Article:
Development and English Studying for 6 Years

1.Playing and learning

Children enjoy to playing and learning to know everything that they meet. Even as your child gets older and starts school, play is important. It’s still how your child learns and builds social, emotional and thinking skills.

Playing bring happiness and thinking with fantasy and drama that children want to do everything follow their mind. Your child’s pretend play is more complex now, filled with lots of fantasy and drama. You might also notice that your child can play with others to achieve a common goal – for example, working together to build one big sandcastle.

Your child has more friends in society and likes to play with friends than to live on their own. She may have difficulty distributing to other toys what she liked, but she can share some toys also.

 

 

Your child is more popular, and he likes to play with friends rather than playing alone, but when he does, he does not want to share toys to other kids, he just wants to spend his time there. Friends are only friends. This is why children have this idea on their own because they do not understand much about the social circle. As a parent, the guardian must explain to the children additional issues of the child’s involvement. In schools, teachers put laws to keep kids out of harmony, which is the cause of contention.

Games with rules sometimes challenge your six-year-old, and he might even accuse others of cheating when he doesn’t win.

 

2.Feelings

Your child can express her feelings, although she might need help and time to identify and talk about tricky emotions like frustration or jealousy.

Although your six-year-old loves to be independent, he still needs lots of your love and attention. Connecting with you and his family is the most important thing in his life. They need god communicate to all people. They want your approval, is proud of his achievements – and probably doesn’t take well to criticism or discipline.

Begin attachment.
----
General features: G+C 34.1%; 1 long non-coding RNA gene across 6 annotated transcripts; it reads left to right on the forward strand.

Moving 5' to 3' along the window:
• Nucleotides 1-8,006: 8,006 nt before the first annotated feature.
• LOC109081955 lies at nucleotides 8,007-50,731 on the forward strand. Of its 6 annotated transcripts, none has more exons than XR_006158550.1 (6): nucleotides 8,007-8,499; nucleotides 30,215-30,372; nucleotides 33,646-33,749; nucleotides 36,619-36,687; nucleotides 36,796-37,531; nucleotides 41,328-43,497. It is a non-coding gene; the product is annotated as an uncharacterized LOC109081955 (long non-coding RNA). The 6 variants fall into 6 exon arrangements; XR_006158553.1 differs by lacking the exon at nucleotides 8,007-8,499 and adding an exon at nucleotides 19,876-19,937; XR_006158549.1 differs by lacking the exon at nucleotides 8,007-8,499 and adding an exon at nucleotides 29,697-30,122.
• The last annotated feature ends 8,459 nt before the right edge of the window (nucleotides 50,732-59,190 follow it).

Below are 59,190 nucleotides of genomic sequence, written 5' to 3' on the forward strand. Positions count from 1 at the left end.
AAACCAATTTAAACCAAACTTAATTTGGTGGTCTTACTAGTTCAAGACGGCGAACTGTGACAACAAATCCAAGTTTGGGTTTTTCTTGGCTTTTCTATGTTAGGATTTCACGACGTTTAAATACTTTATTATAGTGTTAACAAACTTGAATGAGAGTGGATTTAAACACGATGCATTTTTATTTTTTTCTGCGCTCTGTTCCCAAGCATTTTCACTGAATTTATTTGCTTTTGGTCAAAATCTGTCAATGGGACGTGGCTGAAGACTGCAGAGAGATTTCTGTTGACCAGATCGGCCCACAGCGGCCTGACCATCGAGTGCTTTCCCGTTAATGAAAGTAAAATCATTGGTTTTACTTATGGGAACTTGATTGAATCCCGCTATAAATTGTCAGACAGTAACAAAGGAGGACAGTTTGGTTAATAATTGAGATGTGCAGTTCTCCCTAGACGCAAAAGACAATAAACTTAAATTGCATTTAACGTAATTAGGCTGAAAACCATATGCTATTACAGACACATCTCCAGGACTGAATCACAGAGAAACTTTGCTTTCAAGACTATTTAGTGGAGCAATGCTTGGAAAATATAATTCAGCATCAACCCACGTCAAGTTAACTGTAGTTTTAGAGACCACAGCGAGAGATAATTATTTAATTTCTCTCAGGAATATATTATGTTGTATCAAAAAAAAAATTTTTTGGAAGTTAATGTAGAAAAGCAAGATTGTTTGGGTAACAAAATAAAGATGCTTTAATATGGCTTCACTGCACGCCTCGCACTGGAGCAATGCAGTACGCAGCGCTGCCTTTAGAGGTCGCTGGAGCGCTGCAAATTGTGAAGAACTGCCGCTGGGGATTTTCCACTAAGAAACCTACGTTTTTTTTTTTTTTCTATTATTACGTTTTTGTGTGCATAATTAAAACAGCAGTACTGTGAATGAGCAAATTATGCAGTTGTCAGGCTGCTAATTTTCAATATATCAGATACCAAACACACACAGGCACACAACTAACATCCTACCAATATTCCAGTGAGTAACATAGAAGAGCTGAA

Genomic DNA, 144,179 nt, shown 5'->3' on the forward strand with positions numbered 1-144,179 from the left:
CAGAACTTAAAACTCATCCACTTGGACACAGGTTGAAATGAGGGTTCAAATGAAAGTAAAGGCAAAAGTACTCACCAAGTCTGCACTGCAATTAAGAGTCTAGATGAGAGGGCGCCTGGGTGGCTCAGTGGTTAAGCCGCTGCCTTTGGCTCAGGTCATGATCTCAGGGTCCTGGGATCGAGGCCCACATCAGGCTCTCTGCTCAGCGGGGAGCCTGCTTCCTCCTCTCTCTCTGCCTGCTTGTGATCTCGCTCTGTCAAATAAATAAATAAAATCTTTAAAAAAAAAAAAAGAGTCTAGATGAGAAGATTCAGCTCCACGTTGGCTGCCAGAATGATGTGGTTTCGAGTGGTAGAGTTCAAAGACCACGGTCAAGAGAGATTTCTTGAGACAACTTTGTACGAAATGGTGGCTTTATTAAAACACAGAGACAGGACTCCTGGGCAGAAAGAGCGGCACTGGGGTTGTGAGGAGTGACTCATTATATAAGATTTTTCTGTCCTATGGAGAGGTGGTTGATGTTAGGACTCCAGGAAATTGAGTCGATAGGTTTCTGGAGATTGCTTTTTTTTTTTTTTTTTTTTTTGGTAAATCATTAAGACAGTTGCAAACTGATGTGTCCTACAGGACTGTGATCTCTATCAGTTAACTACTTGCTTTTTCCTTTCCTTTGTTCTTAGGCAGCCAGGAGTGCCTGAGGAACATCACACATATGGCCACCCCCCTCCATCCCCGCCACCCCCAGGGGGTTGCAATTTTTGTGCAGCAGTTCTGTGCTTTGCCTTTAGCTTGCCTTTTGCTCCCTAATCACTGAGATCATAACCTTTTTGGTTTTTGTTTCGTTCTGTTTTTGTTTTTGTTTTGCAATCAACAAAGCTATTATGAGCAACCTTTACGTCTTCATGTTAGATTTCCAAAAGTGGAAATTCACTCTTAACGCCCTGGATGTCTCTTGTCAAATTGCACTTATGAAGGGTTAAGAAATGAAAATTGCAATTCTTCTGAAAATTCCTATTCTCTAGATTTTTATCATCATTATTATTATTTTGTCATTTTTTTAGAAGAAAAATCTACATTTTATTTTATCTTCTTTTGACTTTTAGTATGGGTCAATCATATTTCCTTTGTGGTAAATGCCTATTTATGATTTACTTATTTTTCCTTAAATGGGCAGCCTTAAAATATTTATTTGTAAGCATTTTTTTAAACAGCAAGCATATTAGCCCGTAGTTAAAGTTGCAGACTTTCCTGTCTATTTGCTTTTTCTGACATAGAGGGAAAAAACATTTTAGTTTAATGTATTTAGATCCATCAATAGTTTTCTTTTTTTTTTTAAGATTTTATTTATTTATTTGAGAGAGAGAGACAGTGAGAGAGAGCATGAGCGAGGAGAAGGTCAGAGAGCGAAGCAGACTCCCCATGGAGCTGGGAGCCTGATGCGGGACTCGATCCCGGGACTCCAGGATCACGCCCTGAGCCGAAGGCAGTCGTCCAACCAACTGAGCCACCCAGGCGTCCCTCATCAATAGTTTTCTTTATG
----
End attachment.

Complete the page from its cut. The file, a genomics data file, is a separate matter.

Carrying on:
some children might be afraid of supernatural things (like ghosts), criticism, tests, failure, or physical harm or threat.

Your child is better at seeing other people’s points of view, which helps him to make friends and meet new people.

And if your child sometimes comes across as if she ‘knows everything’, she’s not alone!

Your child understands more words than she can say, and is learning as many as 5-10 new words each day. Vocabulary growth is so rapid at this age that your child’s brain often thinks faster than she can say what’s on her mind.

Helping child development at 5-6 years

Here are some simple things you can do to help your child’s development at this age:

 

 

  • Encourage moving: play different sports and do recreational activities together or with others. These teach social skills like taking turns, cooperating, negotiating, playing fairly and being a good sport.
  • Include your child in simple household chores: setting the table or helping you to put clean clothes away develops moving and thinking skills, while also teaching cooperation and responsibility. These skills are important for school.
  • Set aside some time for free play: even if your child has started school and other structured activities, play is still very important at this age. Let your child choose how he wants to spend this free playtime.
  • Play with your child each day, even if it’s just for 10 minutes. Playing with your child gives you the chance to enter her world and find out what she’s thinking and feeling. It also shows your child that you care about her and want to spend time together.
  • Practise classroom behaviour: for example, you could give your child small tasks that keep his attention or that need him to follow simple rules or instructions. Have conversations about his favourite animal or sport and encourage him to listen, respond and question. This all helps your child get ready for school.
  • Arrange playdates: spending time with other children, especially if they go to the same school, helps your child’s social skills and gets her used to being apart from you.
  • Talk about your child’s feelings: you can help your child work out why he’s feeling something and help him put words to these feelings. This will help him form friendships and show empathy.